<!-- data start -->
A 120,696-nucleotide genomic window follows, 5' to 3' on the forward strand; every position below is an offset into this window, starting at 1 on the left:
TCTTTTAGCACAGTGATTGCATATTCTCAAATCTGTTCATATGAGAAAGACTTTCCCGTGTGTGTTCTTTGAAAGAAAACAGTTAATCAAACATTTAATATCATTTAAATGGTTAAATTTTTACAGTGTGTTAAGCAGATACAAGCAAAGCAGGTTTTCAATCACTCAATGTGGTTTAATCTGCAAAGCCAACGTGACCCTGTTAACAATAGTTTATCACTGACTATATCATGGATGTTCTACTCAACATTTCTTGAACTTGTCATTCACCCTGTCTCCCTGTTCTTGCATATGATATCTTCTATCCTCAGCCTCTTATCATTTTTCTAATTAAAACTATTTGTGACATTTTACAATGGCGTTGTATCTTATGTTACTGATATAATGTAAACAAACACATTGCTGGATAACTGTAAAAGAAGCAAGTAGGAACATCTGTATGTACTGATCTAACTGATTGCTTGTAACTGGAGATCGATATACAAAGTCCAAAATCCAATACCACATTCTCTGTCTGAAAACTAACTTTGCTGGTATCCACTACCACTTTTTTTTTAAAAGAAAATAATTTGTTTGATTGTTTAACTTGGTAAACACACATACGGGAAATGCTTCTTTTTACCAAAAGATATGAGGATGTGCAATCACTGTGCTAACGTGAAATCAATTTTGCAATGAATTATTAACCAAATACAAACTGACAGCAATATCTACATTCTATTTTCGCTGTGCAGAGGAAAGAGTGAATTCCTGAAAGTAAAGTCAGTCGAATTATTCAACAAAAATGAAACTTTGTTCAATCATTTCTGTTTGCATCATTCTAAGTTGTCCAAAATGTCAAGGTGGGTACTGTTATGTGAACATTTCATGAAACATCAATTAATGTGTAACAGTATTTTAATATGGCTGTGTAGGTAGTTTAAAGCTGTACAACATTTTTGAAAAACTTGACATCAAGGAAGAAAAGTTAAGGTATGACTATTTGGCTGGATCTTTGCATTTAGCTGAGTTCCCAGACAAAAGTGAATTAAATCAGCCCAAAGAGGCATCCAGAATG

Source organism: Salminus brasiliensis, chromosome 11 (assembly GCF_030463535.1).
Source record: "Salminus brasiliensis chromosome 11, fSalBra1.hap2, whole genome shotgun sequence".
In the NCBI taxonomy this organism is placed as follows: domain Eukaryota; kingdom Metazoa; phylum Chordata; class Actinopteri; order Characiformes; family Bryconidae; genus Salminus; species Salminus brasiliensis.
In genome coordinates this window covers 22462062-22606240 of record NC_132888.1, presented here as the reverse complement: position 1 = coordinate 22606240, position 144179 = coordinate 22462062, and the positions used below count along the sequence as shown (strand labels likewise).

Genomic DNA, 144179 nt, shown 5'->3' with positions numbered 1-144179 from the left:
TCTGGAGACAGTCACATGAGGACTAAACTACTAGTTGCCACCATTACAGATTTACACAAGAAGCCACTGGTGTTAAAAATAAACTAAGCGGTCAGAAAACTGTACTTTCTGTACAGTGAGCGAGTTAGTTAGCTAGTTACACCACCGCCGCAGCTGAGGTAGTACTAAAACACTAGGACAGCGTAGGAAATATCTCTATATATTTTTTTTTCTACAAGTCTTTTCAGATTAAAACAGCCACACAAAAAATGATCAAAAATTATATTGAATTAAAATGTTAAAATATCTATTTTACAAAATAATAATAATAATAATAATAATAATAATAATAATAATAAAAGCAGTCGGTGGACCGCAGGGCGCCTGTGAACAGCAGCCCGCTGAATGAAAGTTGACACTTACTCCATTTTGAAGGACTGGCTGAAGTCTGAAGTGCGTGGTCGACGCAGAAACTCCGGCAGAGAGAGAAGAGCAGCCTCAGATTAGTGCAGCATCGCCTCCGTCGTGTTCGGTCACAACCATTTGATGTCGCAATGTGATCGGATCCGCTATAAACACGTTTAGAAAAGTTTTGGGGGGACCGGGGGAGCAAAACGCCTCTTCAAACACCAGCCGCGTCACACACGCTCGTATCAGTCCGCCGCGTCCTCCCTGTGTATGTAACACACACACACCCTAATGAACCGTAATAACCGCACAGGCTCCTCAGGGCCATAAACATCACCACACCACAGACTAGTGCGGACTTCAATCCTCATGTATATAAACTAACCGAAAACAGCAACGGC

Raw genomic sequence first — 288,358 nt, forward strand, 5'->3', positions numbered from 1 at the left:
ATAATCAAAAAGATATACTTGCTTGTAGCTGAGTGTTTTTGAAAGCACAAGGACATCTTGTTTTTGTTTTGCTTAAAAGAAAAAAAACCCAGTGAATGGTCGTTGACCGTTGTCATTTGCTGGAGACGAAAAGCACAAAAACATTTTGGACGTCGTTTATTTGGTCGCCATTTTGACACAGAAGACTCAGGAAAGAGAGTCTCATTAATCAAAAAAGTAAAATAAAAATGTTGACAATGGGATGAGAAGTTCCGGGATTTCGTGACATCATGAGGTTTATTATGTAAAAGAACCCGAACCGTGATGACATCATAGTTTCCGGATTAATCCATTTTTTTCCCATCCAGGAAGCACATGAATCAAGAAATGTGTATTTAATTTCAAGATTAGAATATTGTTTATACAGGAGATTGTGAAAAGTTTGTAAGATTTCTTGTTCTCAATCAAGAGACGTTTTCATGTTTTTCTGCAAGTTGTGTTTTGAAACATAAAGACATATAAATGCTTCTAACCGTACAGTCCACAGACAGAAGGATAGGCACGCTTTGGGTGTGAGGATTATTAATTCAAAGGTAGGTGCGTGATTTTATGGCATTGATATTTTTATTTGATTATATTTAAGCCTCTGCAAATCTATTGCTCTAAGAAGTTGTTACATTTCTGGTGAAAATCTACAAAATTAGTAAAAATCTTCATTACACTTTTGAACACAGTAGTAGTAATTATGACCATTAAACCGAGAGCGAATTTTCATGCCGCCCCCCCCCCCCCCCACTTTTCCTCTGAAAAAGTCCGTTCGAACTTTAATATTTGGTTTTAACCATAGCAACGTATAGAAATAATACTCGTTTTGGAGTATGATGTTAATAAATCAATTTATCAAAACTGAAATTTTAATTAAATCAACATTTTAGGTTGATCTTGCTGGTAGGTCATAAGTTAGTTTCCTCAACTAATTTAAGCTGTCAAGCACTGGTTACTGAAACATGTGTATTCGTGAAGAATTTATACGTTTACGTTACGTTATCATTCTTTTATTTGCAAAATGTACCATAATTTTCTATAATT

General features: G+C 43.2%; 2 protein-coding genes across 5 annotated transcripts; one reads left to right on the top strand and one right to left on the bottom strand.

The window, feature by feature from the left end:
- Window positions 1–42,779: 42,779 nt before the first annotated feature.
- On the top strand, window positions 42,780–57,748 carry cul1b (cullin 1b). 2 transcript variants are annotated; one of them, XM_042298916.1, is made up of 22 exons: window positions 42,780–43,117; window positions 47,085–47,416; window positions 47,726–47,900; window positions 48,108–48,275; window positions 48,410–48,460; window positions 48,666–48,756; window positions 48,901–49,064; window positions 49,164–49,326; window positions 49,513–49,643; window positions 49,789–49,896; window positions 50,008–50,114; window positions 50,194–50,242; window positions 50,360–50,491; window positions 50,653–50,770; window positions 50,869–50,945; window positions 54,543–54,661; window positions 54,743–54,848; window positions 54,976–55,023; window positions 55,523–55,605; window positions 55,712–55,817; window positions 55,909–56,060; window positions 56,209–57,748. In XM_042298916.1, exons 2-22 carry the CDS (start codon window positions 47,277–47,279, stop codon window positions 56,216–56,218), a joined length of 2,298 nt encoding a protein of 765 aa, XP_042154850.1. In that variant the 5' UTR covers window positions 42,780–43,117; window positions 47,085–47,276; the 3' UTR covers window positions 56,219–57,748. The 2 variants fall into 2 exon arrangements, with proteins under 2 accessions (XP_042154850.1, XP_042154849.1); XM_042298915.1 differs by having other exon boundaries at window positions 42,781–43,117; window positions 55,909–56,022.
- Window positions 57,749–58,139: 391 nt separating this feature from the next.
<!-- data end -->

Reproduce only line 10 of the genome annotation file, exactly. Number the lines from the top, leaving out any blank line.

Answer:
ATAATCAAAAAGATATACTTGCTTGTAGCTGAGTGTTTTTGAAAGCACAAGGACATCTTGTTTTTGTTTTGCTTAAAAGAAAAAAAACCCAGTGAATGGTCGTTGACCGTTGTCATTTGCTGGAGACGAAAAGCACAAAAACATTTTGGACGTCGTTTATTTGGTCGCCATTTTGACACAGAAGACTCAGGAAAGAGAGTCTCATTAATCAAAAAAGTAAAATAAAAATGTTGACAATGGGATGAGAAGTTCCGGGATTTCGTGACATCATGAGGTTTATTATGTAAAAGAACCCGAACCGTGATGACATCATAGTTTCCGGATTAATCCATTTTTTTCCCATCCAGGAAGCACATGAATCAAGAAATGTGTATTTAATTTCAAGATTAGAATATTGTTTATACAGGAGATTGTGAAAAGTTTGTAAGATTTCTTGTTCTCAATCAAGAGACGTTTTCATGTTTTTCTGCAAGTTGTGTTTTGAAACATAAAGACATATAAATGCTTCTAACCGTACAGTCCACAGACAGAAGGATAGGCACGCTTTGGGTGTGAGGATTATTAATTCAAAGGTAGGTGCGTGATTTTATGGCATTGATATTTTTATTTGATTATATTTAAGCCTCTGCAAATCTATTGCTCTAAGAAGTTGTTACATTTCTGGTGAAAATCTACAAAATTAGTAAAAATCTTCATTACACTTTTGAACACAGTAGTAGTAATTATGACCATTAAACCGAGAGCGAATTTTCATGCCGCCCCCCCCCCCCCCCACTTTTCCTCTGAAAAAGTCCGTTCGAACTTTAATATTTGGTTTTAACCATAGCAACGTATAGAAATAATACTCGTTTTGGAGTATGATGTTAATAAATCAATTTATCAAAACTGAAATTTTAATTAAATCAACATTTTAGGTTGATCTTGCTGGTAGGTCATAAGTTAGTTTCCTCAACTAATTTAAGCTGTCAAGCACTGGTTACTGAAACATGTGTATTCGTGAAGAATTTATACGTTTACGTTACGTTATCATTCTTTTATTTGCAAAATGTACCATAATTTTCTATAATT